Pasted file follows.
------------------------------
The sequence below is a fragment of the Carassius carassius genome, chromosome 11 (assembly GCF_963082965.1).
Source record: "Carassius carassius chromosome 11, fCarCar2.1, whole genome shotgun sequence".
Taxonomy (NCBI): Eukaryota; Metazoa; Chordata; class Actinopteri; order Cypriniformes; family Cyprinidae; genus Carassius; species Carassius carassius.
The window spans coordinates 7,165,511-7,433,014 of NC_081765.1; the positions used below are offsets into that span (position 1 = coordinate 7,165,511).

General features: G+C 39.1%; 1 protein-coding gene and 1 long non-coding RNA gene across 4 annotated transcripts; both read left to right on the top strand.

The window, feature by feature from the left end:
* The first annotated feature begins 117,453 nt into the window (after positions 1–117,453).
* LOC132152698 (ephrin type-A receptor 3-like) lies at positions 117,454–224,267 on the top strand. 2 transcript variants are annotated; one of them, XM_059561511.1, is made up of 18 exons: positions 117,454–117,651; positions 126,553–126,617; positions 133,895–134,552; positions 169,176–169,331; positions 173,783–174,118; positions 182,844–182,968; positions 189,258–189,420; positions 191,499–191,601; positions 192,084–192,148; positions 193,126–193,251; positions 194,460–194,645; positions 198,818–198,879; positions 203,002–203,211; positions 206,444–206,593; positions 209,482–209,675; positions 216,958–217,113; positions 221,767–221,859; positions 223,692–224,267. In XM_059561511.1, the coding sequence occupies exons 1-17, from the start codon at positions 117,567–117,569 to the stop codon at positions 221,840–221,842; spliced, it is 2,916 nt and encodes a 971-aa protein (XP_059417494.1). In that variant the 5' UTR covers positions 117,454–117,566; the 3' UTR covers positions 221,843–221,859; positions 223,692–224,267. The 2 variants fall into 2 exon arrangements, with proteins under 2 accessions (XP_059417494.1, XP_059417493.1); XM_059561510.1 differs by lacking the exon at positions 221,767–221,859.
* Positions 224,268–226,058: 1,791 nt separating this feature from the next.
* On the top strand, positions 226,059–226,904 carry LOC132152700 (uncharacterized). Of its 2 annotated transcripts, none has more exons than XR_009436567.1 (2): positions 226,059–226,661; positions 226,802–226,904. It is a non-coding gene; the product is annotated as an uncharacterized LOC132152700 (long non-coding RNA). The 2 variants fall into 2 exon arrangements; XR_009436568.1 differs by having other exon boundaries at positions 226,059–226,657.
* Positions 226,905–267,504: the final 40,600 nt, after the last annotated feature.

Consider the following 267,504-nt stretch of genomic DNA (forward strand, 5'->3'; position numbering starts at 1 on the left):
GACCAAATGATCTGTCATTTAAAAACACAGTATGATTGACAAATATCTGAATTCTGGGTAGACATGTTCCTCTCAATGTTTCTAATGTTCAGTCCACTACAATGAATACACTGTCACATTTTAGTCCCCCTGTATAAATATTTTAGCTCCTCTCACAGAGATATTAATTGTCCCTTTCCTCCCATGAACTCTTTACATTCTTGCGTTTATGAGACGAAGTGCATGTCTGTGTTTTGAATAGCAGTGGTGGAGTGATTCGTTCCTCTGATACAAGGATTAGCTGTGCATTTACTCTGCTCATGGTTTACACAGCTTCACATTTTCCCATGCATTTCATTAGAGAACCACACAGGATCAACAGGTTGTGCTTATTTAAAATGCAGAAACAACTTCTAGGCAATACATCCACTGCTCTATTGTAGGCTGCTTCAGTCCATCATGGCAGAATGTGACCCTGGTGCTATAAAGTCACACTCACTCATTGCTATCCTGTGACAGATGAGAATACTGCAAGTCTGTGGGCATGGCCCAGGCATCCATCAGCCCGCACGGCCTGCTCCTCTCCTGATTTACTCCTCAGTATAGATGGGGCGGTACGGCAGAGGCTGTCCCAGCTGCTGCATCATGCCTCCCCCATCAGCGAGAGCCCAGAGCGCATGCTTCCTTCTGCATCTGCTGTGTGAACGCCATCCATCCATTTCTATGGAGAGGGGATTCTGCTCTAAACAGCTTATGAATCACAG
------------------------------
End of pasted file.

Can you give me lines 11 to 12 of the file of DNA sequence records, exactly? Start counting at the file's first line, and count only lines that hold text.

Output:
* Positions 226,905–267,504: the final 40,600 nt, after the last annotated feature.

Consider the following 267,504-nt stretch of genomic DNA (forward strand, 5'->3'; position numbering starts at 1 on the left):